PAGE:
Middle Eastern Attitudes toward Democratization & Authoritarianism

As part of a new series of profiles on faculty research at Lehman, I recently met up with Dr. Devrim Yavuz, a Lecturer of Sociology, to discuss his summer research experience in Turkey. Dr. Yavuz’s research focuses on economic changes linked to shifts in political regimes. His most recent work concentrates on business’s attitudes towards democratization and authoritarianism in the Middle East.

In July and August, he conducted interviews in Istanbul, Turkey with owners of small and large businesses to answer the question: Under capitalism, what would lead a business toward supporting democratization instead of authoritarianism?

In investigating his project, Yavuz focused on businesses associated with two organizations:  1) TUSIAD, which stands for Turkish Industry and Business Association, and 2) TUSKON, the Confederation of Businessmen and Industrialists of Turkey.  The former organization is secular, representing larger businesses with fewer members included than TUSKON, while the latter is religiously affiliated, represents many small companies, and provides voluntary membership with an emphasis on gaining sponsorships within the government and political sectors. Both share a striking similarity in that each association tends to serve as a civil society organization. Yavuz explained that this indicates that business lobbies take public opinion into account.

Democratization is the transition into becoming more politically democratic. Authoritarianism is the support for regimes that limit the participation of various social groups. In Turkey, family ownership is important; however, it is through business lobbies that businesspeople press for change and not one’s own family business. Regardless, there are a few large corporations in Turkey that are managed by the wealthiest Turkish families. Since the early 1990’s, entrepreneurship and growth of smaller businesses surfaced due to an open economy and free trade. There is a new phenomenon occurring in the Turkish business sector, in which these smaller businesses are economically dynamic and religiously affiliated. Through his research, Yavuz recognizes that religiously affiliated companies express views more in line with the Turkish government’s ideology, such as being practicing Muslims. As a further investigation, Yavuz also intends to illuminate whether or not improvements to economic policy will follow this linkage and whether or not trade missions significantly contribute to the Turkish economy.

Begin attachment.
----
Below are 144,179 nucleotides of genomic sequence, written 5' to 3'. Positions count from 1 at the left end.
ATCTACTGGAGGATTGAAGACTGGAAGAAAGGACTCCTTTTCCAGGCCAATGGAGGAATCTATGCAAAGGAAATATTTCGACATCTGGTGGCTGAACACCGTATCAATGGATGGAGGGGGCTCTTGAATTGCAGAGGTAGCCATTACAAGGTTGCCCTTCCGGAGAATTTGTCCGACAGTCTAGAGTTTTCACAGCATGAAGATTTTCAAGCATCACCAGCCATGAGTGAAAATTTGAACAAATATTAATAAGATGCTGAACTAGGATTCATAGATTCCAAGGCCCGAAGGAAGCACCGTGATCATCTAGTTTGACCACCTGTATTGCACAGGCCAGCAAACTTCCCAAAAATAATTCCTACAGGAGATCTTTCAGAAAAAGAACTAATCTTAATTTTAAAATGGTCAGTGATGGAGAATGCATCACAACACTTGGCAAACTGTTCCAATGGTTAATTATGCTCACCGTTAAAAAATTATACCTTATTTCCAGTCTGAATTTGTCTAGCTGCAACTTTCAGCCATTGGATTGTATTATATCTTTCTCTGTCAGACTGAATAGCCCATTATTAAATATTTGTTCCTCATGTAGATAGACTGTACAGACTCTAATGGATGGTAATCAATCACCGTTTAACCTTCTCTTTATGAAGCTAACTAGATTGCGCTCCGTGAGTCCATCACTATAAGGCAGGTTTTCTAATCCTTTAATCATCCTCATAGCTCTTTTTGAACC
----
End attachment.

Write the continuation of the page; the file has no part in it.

Yavuz also offered advice for faculty pursuing qualitative research. He suggests that when attempting to make contact with elite people of society, it is best to plan ahead and begin the process early. Second, he advocates for scheduling interviews with the “bigger fish” of the organization, since they often have more time on their hands. Lastly, when speaking with a person who has a high level of experience, one should not go into the meeting unknowledgeable of the circumstances/topic. Yavuz offers the journalism technique of “triangulation” which references someone else’s work to construct probing questions that the interviewee will find relevant.

With recent news regarding the Arab Spring, Yavuz’s research ties into these acts of pro-democracy. Advocates of democracy in the Middle East have rebelled against corruption and the government’s neglect by protesting in various manners. Yavuz stated, “…some commentators show Turkey as a model of democracy for Middle Eastern countries.  One aspect of Turkey is that it has business associations that seem to have embraced democracy in recent past.  Perhaps Middle Eastern business associations can be advised to adopt some of their practices.” Utilizing business lobbies as a force to transition into a democratic society in the Middle East has the potential for both positive and negative outcomes, but conceivably also makes this shift easier.


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